Supporters of a planned Latin restaurant’s bid for a liquor license at 106 Rivington St. turned out in force at C.B. 3’s full board meeting on Tuesday evening. So did opponents, in the form of a new residents group, L.E.S. Dwellers. Photo by Clayton Patterson
BY SAM SPOKONY | In a bizarre vote, Community Board 3 decided on Tuesday night to deny a proposal for a full liquor license for a planned Latin restaurant at 106 Rivington St.
Owners of the planned restaurant, which is as yet unnamed, had to settle for a stripped-down resolution that the board voted through shortly after, which recommended a beer and wine license and would only allow the restaurant to stay open until midnight throughout the week. The original resolution, which narrowly passed C.B. 3’s S.L.A. Committee despite heated opposition on Oct. 16, recommended to allow the establishment to stay open until 2 a.m. on Thursday, Friday and Saturday nights.
The board’s recommendation will now be sent to the State Liquor Authority, which will have the final say on the matter.
Supporters of the restaurant believe the terms of the recommendation will not allow them to create a successful business. But opponents — who have formed a new-nightlife group called the L.E.S. Dwellers — celebrated a partial victory, claiming that a another establishment with a liquor license and late hours would have only bad quality-of-life effects on a block that already contains several rowdy bars.
Both groups had brought speakers to testify at the start of the meeting, and the tenseness of their exchanges continued until the final vote ended the debate — for now.
“We think it’s very positive,” said Diem Boyd, a Rivington St. resident who helped organize the L.E.S. Dwellers, after the meeting. “And we’re not saying that we don’t support their restaurant. We want and welcome a Latin restaurant. What we don’t want is a full liquor license in a place that’s two stories high, with an occupancy of 200 people, on what’s considered one of the most saturated blocks on the Northeast Coast.”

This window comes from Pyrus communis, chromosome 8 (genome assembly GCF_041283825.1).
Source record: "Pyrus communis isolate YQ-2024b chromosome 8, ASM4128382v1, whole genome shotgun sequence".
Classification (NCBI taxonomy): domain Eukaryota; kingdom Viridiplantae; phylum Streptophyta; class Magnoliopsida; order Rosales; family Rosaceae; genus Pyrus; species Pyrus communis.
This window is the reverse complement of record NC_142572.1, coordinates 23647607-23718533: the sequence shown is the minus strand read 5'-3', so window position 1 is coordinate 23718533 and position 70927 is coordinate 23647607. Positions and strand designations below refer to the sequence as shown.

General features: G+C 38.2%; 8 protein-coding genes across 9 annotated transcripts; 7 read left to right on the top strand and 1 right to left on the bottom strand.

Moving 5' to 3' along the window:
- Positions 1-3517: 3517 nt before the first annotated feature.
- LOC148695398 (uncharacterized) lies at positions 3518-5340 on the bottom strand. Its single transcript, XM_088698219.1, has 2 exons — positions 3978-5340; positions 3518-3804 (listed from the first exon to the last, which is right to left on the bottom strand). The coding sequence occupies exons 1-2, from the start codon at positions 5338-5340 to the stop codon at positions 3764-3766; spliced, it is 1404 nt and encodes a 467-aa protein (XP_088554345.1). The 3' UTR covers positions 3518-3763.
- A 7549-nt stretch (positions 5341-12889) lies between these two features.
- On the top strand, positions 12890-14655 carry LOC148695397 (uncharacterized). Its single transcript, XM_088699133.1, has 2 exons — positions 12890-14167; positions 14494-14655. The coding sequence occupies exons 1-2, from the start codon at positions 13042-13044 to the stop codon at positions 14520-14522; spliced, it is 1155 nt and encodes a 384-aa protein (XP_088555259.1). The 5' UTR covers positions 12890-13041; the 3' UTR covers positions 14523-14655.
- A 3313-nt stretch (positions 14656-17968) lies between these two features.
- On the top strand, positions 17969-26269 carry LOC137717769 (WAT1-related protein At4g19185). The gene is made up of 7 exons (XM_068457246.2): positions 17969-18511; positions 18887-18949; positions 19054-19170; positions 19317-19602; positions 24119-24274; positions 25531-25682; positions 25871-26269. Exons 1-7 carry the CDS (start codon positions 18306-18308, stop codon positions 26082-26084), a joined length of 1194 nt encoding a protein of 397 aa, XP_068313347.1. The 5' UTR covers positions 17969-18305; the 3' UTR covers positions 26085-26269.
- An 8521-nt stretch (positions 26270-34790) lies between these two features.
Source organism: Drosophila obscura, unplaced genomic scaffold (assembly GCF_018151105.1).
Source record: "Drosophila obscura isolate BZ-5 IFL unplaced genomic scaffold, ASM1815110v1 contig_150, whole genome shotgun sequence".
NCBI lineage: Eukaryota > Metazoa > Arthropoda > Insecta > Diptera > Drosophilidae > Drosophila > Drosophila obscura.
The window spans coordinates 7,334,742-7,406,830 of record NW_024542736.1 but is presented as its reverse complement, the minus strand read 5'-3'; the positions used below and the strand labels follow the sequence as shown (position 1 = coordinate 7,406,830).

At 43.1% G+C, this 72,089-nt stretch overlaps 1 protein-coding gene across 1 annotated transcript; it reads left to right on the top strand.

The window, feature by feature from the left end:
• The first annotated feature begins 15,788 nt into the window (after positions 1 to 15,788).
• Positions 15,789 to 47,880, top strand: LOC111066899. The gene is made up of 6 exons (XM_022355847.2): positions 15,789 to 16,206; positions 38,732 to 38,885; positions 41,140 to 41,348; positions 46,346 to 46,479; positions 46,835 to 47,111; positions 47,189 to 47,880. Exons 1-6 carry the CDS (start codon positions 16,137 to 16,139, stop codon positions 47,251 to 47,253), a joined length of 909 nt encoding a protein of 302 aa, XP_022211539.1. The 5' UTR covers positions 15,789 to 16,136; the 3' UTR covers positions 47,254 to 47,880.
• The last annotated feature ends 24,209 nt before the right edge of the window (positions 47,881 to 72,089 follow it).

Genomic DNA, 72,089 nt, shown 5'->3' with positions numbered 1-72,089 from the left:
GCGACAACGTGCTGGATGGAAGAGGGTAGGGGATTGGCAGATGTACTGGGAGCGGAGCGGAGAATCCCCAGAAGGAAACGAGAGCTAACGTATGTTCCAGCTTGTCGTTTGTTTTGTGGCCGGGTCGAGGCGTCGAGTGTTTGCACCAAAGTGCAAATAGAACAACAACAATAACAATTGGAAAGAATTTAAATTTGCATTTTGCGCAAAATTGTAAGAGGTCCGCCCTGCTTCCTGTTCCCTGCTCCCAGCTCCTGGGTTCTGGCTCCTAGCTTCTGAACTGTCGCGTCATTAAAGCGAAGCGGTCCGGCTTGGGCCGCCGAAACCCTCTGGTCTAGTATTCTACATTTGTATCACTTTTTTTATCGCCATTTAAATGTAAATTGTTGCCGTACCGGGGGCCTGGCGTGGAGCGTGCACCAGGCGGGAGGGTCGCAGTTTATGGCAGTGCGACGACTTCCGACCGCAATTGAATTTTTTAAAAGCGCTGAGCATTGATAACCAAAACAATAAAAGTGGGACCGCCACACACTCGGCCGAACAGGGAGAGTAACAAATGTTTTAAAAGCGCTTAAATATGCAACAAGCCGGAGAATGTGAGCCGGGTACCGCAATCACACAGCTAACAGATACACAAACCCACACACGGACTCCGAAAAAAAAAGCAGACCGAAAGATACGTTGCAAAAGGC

Enrique Cruz, a consultant for the restaurant’s two owners (one of whom is a lifetime Lower East Side resident) claimed in an interview the following day that opponents of the liquor license don’t really understand the effects of what they are trying to impose.
“How do they expect a restaurant like this to survive, to make a profit, with just a beer and wine license?” asked Cruz.
He also claimed that serving liquor such as rum at the restaurant would be vital, not only economically, but culturally, in terms of creating the authentic Latin feel that the owners believe would be of great public benefit, especially to the large Latin population of the L.E.S.
“At French restaurants, it’s wine; at Japanese restaurants, it’s sake; and at Latin restaurants, it’s rum,” Cruz asserted. “No one there recognized that this is actually an issue of cultural importance.”
The vote rejecting the original resolution was 16 in favor, 15 opposed and two abstentions. The abstentions technically count as opposing votes, leaving the total count at 16 in favor and 17 opposed.
But the surprise controversy arose seconds after the votes were tallied, when board member Jimmy Cheng, who abstained, publicly announced that he actually didn’t know his abstention would count as a “no” vote. If he had known this, he might have voted in favor — and if he had voted in favor, the resolution would have passed.
Supporters of the proposed liquor license subsequently got riled up and began shouting that the board should revote. And board member Anne Johnson, who had voted in favor of the resolution, went so far as to say that she didn’t think the vote was fair, given that Cheng is a relatively new member and the rule may never have been explained to him.
But in response to a question by another board member, C.B. 3 Chairperson Gigi Li stated that the rules regarding abstentions are in fact described in the board’s bylaws and training procedures. After several minutes of shouting and confusion, the board judged that the vote was fair.
Cruz thought otherwise.
“I’m a little upset about how that went down,” he said. “I wished it would’ve been more organized, and that this rule would’ve been explained a little better to the people who were voting. Because in the end, that unintentional vote is what made the difference.”
Li declined to comment after the meeting.
Boyd acknowledged that there were some confusing moments during the vote, but said she and her group will now be entirely focused on taking their case to the State Liquor Authority before it makes a final decision on the matter.
“We’ll be there in full force,” she said.